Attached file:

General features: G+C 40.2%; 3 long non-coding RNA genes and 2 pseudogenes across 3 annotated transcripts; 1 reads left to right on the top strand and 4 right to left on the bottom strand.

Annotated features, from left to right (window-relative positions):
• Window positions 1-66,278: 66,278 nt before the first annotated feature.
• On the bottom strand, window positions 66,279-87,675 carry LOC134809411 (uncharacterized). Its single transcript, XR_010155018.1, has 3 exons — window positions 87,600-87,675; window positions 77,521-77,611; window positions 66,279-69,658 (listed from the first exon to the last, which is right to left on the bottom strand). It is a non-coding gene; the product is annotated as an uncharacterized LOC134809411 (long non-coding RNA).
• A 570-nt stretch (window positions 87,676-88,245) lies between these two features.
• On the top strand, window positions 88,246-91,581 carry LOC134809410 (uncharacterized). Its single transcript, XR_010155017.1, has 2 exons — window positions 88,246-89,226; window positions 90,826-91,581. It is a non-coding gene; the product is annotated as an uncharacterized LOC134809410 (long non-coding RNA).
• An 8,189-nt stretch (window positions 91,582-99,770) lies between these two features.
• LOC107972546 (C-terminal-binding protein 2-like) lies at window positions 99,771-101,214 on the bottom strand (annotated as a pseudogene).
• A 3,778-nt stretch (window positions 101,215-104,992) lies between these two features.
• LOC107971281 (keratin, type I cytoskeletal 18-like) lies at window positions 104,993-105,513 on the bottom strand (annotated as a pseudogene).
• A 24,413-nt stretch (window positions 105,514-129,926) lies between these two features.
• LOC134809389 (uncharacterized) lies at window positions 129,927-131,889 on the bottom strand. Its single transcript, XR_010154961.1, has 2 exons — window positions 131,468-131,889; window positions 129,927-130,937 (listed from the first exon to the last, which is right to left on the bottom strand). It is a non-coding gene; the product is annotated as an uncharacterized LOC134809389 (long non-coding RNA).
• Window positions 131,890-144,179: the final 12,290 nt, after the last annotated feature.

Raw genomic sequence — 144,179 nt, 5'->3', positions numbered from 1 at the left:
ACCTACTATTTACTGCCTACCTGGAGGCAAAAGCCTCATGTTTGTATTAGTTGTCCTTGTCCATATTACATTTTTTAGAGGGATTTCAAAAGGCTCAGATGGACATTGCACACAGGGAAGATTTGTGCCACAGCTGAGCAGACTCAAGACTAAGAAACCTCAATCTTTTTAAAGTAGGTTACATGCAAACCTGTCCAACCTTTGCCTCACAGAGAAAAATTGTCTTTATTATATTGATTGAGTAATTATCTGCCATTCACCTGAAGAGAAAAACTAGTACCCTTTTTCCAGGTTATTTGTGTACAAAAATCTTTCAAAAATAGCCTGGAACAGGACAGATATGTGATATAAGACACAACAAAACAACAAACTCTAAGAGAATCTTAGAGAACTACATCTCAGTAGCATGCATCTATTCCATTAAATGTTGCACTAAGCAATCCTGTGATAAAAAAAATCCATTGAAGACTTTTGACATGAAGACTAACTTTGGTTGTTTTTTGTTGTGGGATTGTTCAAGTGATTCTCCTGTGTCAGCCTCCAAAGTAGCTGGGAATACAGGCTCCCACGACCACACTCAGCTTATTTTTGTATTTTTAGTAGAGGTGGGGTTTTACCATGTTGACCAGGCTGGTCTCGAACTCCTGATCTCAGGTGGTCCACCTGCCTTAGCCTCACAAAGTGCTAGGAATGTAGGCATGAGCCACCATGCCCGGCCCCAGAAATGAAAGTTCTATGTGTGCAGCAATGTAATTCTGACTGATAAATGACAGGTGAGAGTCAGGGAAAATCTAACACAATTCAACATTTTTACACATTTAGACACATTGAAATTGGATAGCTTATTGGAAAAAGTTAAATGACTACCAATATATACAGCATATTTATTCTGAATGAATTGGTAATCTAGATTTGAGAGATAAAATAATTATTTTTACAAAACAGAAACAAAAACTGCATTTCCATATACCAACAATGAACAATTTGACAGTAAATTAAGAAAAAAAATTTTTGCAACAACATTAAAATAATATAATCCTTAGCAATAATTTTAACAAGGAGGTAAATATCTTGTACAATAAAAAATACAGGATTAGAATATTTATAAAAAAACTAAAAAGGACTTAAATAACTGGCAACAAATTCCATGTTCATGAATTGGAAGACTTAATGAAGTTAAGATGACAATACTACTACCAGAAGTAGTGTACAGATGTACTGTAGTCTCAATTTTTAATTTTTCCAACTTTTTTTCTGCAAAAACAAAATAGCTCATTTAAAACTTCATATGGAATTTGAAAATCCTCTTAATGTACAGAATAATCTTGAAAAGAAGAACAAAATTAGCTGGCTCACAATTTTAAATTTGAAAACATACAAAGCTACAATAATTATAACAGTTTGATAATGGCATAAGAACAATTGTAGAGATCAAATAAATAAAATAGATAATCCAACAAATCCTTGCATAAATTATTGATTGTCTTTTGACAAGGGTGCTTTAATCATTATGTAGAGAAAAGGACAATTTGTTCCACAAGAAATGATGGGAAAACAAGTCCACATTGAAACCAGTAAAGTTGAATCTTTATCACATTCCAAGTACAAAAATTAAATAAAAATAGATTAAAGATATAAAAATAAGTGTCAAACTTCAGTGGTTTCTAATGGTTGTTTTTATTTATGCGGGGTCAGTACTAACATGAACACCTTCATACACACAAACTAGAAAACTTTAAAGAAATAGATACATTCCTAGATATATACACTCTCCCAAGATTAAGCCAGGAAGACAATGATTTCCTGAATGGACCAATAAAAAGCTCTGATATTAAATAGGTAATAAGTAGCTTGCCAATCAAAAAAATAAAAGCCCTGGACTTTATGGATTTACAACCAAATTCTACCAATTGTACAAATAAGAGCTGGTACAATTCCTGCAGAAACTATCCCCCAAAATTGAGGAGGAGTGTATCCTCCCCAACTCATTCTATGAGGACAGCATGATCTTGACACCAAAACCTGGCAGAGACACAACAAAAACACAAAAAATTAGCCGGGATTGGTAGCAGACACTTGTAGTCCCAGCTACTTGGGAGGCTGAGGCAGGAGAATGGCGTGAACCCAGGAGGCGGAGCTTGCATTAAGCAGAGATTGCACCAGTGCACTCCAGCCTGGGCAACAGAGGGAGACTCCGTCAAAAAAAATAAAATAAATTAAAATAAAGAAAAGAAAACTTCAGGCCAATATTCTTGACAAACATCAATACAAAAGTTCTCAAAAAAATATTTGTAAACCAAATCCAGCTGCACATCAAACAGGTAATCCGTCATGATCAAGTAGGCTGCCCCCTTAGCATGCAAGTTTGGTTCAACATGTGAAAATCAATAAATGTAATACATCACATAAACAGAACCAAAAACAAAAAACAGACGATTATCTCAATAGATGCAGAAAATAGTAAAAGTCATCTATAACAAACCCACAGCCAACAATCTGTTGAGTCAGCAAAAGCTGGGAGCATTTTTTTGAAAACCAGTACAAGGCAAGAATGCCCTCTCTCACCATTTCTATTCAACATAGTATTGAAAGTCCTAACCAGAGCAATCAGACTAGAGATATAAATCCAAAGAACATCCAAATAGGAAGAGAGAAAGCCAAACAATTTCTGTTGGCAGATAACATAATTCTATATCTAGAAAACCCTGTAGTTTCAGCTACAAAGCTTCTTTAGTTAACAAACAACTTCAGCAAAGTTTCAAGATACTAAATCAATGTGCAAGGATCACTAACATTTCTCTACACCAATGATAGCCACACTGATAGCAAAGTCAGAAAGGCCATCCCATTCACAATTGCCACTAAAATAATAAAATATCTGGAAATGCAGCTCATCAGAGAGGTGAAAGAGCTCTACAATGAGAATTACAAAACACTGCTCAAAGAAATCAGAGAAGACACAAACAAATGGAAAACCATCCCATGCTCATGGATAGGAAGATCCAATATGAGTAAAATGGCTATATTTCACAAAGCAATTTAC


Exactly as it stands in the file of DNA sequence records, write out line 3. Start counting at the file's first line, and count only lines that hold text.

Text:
• Window positions 1-66,278: 66,278 nt before the first annotated feature.